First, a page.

BAYFIELD – Inspiration and art go hand in hand. Artists seek inspiration and inspiration finds artists. Dorothy Kerns sat motionless on an eastern Oregon hillside – nature her inspiration – looking for one of her favorite subjects to paint – deer. Then inspiration found her.
“I had been sitting about a half-hour and none came so I figured I would wait another five minutes,” Kerns said. “And that’s when I looked around and here he came right toward me and got about 15 feet from me.”
Kerns is looking at her painting of a mountain lion that hangs in the living room of her Bayfield home.
“He didn’t know I was there. I said, ‘Oh god, what do I do?’ And a voice inside my head said, ‘Stand up and face him.’ He just stood there and didn’t move and I was standing there and my blood all went to my feet and I thought, ‘I’m gonna die.’ I couldn’t run because he would chase me.”
She reached down and picked up a stick and threw it toward him. The lion didn’t budge. She barked like a dog.
“It was the only thing I could think to do,” Kerns said. “He probably thought I was crazy. And it was maybe 10 minutes and finally he turned and went back down the hill. Never made a sound.”
The cat was a big one and had more markings on its face than most. She returned to camp and a doubting husband. “He said, ‘Awe you didn’t see a cougar.’ And then the thing came out in a big field – walked right out,” Kerns said and laughed. “I carried a 44 pistol around after that.”
Ninety-three years of living has only stoked the fires of inspiration that lead Kerns to create. She makes pillows and embroiders and braids rugs made from thrift store sheets. But her passion is painting.
“Since Christmas I said I wanted to improve my art work, and one of the best ways is either paint nudes or do drawings, so I got books at the library and there are some real good drawing lessons in there,” she said. “And I said I would either paint or draw every day. I’ve missed five days since I started. I’m feeling that I have improved my art work.”
Ignacio Community Library displays Kerns paintings. Dorothy Williams, who manages the service desk, adores Kerns and her work. As do the people who purchased her drawings at a gala fundraiser in January.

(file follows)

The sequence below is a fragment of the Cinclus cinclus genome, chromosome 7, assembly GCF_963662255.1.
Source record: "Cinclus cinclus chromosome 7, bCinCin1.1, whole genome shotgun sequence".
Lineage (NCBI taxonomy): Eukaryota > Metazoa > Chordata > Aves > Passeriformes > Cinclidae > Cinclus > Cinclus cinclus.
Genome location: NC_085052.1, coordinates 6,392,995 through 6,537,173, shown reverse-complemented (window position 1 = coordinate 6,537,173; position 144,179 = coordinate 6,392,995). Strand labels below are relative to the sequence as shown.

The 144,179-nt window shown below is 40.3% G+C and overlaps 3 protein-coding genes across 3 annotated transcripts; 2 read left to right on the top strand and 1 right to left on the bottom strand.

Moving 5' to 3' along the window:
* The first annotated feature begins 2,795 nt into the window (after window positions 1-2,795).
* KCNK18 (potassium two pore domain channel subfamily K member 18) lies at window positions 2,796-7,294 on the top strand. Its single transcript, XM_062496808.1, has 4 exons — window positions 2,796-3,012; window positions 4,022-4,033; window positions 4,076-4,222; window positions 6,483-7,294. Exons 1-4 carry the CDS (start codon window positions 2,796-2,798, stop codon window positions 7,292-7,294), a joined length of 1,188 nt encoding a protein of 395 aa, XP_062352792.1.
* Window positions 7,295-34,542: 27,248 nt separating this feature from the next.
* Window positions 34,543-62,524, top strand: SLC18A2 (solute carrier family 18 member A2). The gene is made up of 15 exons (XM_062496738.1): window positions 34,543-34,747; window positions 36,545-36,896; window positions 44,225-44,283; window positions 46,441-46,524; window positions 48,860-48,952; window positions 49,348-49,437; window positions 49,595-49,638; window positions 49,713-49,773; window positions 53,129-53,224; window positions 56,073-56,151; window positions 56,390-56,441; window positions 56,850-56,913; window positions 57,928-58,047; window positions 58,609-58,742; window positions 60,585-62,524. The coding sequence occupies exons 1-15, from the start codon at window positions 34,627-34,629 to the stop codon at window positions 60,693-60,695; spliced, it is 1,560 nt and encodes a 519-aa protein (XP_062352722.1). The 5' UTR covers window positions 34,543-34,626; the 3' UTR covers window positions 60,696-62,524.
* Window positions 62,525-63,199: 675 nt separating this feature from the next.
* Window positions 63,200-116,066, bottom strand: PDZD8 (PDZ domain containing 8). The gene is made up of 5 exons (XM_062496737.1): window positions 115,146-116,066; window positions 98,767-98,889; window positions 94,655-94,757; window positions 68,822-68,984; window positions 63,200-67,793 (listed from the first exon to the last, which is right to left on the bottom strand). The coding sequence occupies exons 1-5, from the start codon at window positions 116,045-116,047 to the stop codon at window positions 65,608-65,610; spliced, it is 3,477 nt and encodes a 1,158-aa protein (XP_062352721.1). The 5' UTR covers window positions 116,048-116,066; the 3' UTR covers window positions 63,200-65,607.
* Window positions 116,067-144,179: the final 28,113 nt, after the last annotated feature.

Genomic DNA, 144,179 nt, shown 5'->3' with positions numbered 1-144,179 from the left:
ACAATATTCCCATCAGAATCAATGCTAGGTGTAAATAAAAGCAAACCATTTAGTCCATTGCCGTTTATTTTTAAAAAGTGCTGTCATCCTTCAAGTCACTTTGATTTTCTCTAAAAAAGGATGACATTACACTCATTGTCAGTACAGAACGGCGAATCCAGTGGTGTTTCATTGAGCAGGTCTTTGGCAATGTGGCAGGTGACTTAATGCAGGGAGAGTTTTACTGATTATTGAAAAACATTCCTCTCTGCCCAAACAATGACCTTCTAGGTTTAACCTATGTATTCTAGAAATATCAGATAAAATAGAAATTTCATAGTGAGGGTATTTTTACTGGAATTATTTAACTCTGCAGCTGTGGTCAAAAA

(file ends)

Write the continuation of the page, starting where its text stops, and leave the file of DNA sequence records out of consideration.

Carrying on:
“People were just so impressed with her,” Williams said. “She’s such a neat lady and she’s very outgoing.” Williams purchased one of Kerns paintings. “It’s of Vallecito and I hike Vallecito and it just takes me right back to that hike. The painting is just wonderful. I’m very pleased and I’m so happy that I bought it.”
Kerns in turn is grateful to have the library as an outlet. Her paintings sell for $75 to $300.
“Thank heavens,” she says. “I really appreciate it. You get kind of bogged down painting pictures unless somebody gets you motivated. I was here 10 years before I had anywhere to hang my pictures besides this house.”
Kerns paints and draws in her spare-bedroom studio about five hours a day. In the past she has drawn portraits in charcoal – 32 sketches of people in a park on one day. And she has painted with oil and watercolor – which brought her biggest commission. But these days she draws in graphite and paints with acrylic.
“Acrylic is my favorite because I can do so many things with it,” she said. “I mess around with a picture too much and with oil it gets all gray. But with acrylic it dries fast enough so that I can put another color on top without spoiling what’s underneath.”